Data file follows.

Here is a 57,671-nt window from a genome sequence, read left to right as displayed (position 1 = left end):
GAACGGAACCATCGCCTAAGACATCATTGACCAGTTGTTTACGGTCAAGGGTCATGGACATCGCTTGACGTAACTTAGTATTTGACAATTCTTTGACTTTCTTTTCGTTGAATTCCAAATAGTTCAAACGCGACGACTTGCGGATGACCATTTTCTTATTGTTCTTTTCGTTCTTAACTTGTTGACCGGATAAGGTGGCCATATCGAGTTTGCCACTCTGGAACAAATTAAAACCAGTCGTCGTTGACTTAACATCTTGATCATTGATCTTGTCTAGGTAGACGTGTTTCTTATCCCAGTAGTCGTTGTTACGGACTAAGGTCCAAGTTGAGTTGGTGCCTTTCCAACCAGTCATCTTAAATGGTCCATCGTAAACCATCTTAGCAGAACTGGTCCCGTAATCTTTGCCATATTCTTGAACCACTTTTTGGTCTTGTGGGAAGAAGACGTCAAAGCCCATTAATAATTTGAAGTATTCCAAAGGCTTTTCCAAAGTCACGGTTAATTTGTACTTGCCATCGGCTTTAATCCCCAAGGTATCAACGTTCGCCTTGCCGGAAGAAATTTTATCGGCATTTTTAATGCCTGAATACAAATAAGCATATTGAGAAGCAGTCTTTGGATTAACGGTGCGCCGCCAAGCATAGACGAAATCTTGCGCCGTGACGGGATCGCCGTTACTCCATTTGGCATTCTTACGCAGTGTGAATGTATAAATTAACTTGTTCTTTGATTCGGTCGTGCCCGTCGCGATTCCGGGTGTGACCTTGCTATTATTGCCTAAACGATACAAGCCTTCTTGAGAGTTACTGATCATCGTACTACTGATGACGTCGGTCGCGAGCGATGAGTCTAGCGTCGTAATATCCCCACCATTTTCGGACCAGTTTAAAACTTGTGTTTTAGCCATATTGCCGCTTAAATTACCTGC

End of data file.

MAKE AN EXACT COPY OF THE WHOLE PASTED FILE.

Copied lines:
Here is a 57,671-nt window from a genome sequence, read left to right as displayed (position 1 = left end):
GAACGGAACCATCGCCTAAGACATCATTGACCAGTTGTTTACGGTCAAGGGTCATGGACATCGCTTGACGTAACTTAGTATTTGACAATTCTTTGACTTTCTTTTCGTTGAATTCCAAATAGTTCAAACGCGACGACTTGCGGATGACCATTTTCTTATTGTTCTTTTCGTTCTTAACTTGTTGACCGGATAAGGTGGCCATATCGAGTTTGCCACTCTGGAACAAATTAAAACCAGTCGTCGTTGACTTAACATCTTGATCATTGATCTTGTCTAGGTAGACGTGTTTCTTATCCCAGTAGTCGTTGTTACGGACTAAGGTCCAAGTTGAGTTGGTGCCTTTCCAACCAGTCATCTTAAATGGTCCATCGTAAACCATCTTAGCAGAACTGGTCCCGTAATCTTTGCCATATTCTTGAACCACTTTTTGGTCTTGTGGGAAGAAGACGTCAAAGCCCATTAATAATTTGAAGTATTCCAAAGGCTTTTCCAAAGTCACGGTTAATTTGTACTTGCCATCGGCTTTAATCCCCAAGGTATCAACGTTCGCCTTGCCGGAAGAAATTTTATCGGCATTTTTAATGCCTGAATACAAATAAGCATATTGAGAAGCAGTCTTTGGATTAACGGTGCGCCGCCAAGCATAGACGAAATCTTGCGCCGTGACGGGATCGCCGTTACTCCATTTGGCATTCTTACGCAGTGTGAATGTATAAATTAACTTGTTCTTTGATTCGGTCGTGCCCGTCGCGATTCCGGGTGTGACCTTGCTATTATTGCCTAAACGATACAAGCCTTCTTGAGAGTTACTGATCATCGTACTACTGATGACGTCGGTCGCGAGCGATGAGTCTAGCGTCGTAATATCCCCACCATTTTCGGACCAGTTTAAAACTTGTGTTTTAGCCATATTGCCGCTTAAATTACCTGC